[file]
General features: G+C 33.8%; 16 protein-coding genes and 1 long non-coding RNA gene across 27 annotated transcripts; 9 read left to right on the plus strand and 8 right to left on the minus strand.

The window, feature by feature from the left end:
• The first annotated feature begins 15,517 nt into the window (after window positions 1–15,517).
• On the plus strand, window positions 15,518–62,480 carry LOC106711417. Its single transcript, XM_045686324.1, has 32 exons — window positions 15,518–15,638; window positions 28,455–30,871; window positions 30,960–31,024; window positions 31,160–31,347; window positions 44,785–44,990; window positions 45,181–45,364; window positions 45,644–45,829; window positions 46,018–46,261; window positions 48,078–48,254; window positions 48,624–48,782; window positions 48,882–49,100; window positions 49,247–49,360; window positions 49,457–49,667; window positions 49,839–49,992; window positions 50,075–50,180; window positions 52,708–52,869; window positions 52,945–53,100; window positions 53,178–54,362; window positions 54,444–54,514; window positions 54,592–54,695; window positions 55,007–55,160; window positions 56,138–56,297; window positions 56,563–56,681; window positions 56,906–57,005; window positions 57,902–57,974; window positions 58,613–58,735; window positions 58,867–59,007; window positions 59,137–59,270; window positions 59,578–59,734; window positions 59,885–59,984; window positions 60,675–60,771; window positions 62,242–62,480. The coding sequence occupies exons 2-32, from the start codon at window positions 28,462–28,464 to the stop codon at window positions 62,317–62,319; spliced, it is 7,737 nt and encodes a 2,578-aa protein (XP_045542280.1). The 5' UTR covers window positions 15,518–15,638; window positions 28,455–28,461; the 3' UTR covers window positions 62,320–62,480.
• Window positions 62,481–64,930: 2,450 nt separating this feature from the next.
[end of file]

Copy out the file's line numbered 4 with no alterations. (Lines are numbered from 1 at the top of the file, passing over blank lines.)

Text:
• On the plus strand, window positions 15,518–62,480 carry LOC106711417. Its single transcript, XM_045686324.1, has 32 exons — window positions 15,518–15,638; window positions 28,455–30,871; window positions 30,960–31,024; window positions 31,160–31,347; window positions 44,785–44,990; window positions 45,181–45,364; window positions 45,644–45,829; window positions 46,018–46,261; window positions 48,078–48,254; window positions 48,624–48,782; window positions 48,882–49,100; window positions 49,247–49,360; window positions 49,457–49,667; window positions 49,839–49,992; window positions 50,075–50,180; window positions 52,708–52,869; window positions 52,945–53,100; window positions 53,178–54,362; window positions 54,444–54,514; window positions 54,592–54,695; window positions 55,007–55,160; window positions 56,138–56,297; window positions 56,563–56,681; window positions 56,906–57,005; window positions 57,902–57,974; window positions 58,613–58,735; window positions 58,867–59,007; window positions 59,137–59,270; window positions 59,578–59,734; window positions 59,885–59,984; window positions 60,675–60,771; window positions 62,242–62,480. The coding sequence occupies exons 2-32, from the start codon at window positions 28,462–28,464 to the stop codon at window positions 62,317–62,319; spliced, it is 7,737 nt and encodes a 2,578-aa protein (XP_045542280.1). The 5' UTR covers window positions 15,518–15,638; window positions 28,455–28,461; the 3' UTR covers window positions 62,320–62,480.